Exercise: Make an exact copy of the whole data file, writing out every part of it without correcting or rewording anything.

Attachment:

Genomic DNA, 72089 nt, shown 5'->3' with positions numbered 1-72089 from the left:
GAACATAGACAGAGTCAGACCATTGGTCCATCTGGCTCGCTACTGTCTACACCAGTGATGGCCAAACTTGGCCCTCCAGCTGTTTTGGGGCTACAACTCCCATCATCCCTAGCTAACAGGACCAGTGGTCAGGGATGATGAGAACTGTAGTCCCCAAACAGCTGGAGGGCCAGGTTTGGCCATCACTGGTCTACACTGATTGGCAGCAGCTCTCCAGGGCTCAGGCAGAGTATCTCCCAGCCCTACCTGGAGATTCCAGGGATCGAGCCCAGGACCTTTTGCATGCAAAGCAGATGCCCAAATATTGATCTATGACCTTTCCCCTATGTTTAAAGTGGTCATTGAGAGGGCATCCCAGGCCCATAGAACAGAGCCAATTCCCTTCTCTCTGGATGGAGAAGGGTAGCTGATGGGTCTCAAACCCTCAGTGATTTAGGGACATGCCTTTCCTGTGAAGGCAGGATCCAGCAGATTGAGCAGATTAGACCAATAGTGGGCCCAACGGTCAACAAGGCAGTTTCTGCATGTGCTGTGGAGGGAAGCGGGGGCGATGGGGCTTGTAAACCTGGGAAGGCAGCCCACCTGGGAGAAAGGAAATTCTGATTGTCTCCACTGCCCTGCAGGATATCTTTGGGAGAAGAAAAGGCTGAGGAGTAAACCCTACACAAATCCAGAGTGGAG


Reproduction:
Genomic DNA, 72089 nt, shown 5'->3' with positions numbered 1-72089 from the left:
GAACATAGACAGAGTCAGACCATTGGTCCATCTGGCTCGCTACTGTCTACACCAGTGATGGCCAAACTTGGCCCTCCAGCTGTTTTGGGGCTACAACTCCCATCATCCCTAGCTAACAGGACCAGTGGTCAGGGATGATGAGAACTGTAGTCCCCAAACAGCTGGAGGGCCAGGTTTGGCCATCACTGGTCTACACTGATTGGCAGCAGCTCTCCAGGGCTCAGGCAGAGTATCTCCCAGCCCTACCTGGAGATTCCAGGGATCGAGCCCAGGACCTTTTGCATGCAAAGCAGATGCCCAAATATTGATCTATGACCTTTCCCCTATGTTTAAAGTGGTCATTGAGAGGGCATCCCAGGCCCATAGAACAGAGCCAATTCCCTTCTCTCTGGATGGAGAAGGGTAGCTGATGGGTCTCAAACCCTCAGTGATTTAGGGACATGCCTTTCCTGTGAAGGCAGGATCCAGCAGATTGAGCAGATTAGACCAATAGTGGGCCCAACGGTCAACAAGGCAGTTTCTGCATGTGCTGTGGAGGGAAGCGGGGGCGATGGGGCTTGTAAACCTGGGAAGGCAGCCCACCTGGGAGAAAGGAAATTCTGATTGTCTCCACTGCCCTGCAGGATATCTTTGGGAGAAGAAAAGGCTGAGGAGTAAACCCTACACAAATCCAGAGTGGAG